Limping is often liked by some players so that they can see cheap flops, particularly when they are having speculative hands, like small pairs or suited connectors. There are some players you believe one should not limp ever as this way you are inviting other players into multi-way pots, which results in reducing your chances to win the hand.
Let’s try to understand first why players limp? Often limping is all about turning your cards face up to your opponents, which you really need to try hard not to do in poker.
Why you Should not limp?
Apart from the above reason, another reason players usually limp is to “trap.” That means instead of limping with a speculative hand, players give it a big hand, like Aces or Kings, and are expecting to win a big pot while they either flop a set, or they over-pair holds up, and the opponents don’t put them on that.
When you re-raise your opponent, it becomes easy for them to fold a hand like Ace-Jack or two nines. On the other hand, if you open the pot for a raise with your aces, those hands would probably re-raise you.
The second issue with limping is often people raise behind you! By limping with your Aces, you’re offering the opponents behind you to come along with a range of hands having a potential to beat you after the flop.
This way, limping can not only put you into uncomfortable post-flop situations, but it also reduces the opportunity for you to proceed and with the pot pre-flop. Although limping is not always wrong! There are times when you should try it, but only under very specific circumstances.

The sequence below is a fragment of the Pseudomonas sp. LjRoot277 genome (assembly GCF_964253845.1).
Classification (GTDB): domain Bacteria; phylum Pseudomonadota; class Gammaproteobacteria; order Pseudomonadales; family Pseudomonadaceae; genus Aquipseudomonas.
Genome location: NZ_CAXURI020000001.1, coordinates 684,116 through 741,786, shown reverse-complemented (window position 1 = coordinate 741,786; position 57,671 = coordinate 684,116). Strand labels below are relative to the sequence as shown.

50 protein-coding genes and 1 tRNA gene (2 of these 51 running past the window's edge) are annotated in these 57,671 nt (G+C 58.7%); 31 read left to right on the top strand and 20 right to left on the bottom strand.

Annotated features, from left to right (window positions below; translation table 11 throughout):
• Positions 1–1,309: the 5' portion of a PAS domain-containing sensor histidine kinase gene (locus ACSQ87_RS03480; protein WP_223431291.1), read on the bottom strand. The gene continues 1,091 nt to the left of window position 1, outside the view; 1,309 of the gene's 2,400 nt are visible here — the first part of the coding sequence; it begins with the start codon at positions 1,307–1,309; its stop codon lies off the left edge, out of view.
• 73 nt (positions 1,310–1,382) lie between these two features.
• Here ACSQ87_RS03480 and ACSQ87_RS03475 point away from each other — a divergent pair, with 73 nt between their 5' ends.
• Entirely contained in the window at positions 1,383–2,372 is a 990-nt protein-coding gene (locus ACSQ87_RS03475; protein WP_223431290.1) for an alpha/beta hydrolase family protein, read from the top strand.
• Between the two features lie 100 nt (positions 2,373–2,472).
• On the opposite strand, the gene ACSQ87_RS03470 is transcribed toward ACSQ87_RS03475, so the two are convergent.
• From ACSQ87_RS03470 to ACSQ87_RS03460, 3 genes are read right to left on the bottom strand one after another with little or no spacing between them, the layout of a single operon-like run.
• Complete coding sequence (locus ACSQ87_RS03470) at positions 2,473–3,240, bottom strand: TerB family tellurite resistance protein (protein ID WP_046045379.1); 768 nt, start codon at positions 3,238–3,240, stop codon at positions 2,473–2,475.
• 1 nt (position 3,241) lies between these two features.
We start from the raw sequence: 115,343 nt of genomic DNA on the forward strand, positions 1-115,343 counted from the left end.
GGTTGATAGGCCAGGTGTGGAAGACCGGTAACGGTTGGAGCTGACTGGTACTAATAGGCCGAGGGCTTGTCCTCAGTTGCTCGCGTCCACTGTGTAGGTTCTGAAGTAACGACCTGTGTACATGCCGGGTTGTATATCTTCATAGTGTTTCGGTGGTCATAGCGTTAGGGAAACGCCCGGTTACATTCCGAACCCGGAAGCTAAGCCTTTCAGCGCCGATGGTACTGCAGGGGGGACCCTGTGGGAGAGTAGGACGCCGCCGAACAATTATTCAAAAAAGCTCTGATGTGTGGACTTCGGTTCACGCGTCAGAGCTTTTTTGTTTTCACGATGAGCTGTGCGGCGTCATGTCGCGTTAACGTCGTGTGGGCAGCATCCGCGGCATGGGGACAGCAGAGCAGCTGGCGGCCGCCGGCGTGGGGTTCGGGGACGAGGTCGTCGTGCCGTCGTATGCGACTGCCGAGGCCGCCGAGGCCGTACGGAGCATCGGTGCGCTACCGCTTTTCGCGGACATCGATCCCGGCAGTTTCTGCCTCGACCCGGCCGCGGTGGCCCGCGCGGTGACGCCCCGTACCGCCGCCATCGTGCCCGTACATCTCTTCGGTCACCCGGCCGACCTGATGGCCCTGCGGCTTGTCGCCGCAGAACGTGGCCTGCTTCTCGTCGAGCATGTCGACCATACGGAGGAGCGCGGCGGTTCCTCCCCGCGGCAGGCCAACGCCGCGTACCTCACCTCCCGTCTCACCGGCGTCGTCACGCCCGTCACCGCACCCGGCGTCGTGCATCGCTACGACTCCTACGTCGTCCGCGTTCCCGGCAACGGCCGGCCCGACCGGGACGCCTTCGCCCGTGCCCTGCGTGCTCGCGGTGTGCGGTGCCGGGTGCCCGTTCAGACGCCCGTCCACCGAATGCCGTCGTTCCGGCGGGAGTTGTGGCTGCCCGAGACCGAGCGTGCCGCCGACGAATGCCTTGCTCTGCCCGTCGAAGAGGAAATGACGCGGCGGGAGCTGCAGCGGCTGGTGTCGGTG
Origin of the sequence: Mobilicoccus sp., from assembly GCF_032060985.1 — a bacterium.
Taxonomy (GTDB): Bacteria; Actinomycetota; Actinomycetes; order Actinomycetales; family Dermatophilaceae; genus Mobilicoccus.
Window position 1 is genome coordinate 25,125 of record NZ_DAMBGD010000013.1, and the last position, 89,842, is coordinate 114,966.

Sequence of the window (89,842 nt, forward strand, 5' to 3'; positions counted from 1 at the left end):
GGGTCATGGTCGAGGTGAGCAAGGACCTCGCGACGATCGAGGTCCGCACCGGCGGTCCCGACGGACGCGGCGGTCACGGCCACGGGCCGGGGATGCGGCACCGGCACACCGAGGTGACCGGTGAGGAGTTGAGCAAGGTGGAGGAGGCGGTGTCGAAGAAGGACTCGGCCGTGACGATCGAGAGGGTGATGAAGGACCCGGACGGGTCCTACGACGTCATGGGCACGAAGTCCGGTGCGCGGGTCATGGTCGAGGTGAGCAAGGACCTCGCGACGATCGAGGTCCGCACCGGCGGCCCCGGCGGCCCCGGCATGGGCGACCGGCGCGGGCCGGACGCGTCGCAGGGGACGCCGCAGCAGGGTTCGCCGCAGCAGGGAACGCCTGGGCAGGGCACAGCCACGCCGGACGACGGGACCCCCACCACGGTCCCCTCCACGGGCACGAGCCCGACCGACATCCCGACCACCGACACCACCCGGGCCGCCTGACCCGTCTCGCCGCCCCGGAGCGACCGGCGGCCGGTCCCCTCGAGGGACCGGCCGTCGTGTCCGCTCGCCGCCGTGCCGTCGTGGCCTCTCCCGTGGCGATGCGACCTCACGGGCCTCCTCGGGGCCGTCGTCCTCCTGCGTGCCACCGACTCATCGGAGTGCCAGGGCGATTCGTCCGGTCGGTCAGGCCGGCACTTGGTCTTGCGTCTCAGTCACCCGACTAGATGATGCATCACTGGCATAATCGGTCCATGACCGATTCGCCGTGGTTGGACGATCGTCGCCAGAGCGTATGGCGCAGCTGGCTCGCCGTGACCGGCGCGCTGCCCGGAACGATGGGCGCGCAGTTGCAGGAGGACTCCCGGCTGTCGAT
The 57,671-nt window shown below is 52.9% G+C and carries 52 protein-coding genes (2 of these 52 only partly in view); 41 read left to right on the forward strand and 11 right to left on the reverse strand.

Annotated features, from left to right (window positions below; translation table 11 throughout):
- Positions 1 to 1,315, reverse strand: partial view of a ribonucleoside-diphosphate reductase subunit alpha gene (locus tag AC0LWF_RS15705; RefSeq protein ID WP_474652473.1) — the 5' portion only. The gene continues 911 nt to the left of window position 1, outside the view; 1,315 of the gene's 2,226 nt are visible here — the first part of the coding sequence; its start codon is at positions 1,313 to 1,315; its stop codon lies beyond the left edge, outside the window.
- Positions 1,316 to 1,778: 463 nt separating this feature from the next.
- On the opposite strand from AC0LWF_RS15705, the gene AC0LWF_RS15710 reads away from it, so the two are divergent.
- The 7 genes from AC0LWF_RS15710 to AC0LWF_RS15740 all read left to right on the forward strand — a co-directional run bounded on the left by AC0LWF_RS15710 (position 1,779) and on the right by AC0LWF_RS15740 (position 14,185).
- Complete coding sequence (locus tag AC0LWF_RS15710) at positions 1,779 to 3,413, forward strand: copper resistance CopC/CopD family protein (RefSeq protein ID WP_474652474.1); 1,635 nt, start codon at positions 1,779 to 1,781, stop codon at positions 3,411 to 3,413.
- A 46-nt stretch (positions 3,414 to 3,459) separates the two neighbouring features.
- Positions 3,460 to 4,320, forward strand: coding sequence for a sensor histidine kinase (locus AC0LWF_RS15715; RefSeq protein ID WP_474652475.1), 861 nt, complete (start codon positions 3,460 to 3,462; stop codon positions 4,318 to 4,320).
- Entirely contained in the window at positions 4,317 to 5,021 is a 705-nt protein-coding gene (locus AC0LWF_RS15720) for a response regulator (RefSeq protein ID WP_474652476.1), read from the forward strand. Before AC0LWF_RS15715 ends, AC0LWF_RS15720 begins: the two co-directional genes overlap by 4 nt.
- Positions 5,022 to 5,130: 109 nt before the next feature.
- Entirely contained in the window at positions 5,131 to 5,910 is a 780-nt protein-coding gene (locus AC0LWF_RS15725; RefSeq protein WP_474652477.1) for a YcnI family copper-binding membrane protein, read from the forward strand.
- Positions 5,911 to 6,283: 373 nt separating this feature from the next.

When to Limp?
The first condition when you can opt to limp is in a game when you raise, you always get (say) five callers. In this game, raising isn’t doing much for you! If you raise, you’re still getting five callers. Here you can limp as it makes sense.
Another condition where it can make sense is when you’re playing with very aggressive players, and you saw whenever you open for a pot, players are re-raising you with pretty weak hands, or there’s one player who is continuously punishing limpers by raising every hand making it tough for you to play the game. Under these circumstances, you can limp in with a massive hand, like Aces or Kings, to exploit and punish your opponents over aggressiveness by re-raising them. For this, you need to be very confident that at least one player behind you will be willing to put in a preflop raise. Otherwise, you may get into trouble.
Limping is not indicative of the weakness of the player’s hand. There are reasons and circumstance when you need to limp and often you should not. In case you don’t let the opponent know your play and you’ve developed a decent image of yourself for the other players, still, you can benefit a lot from limping.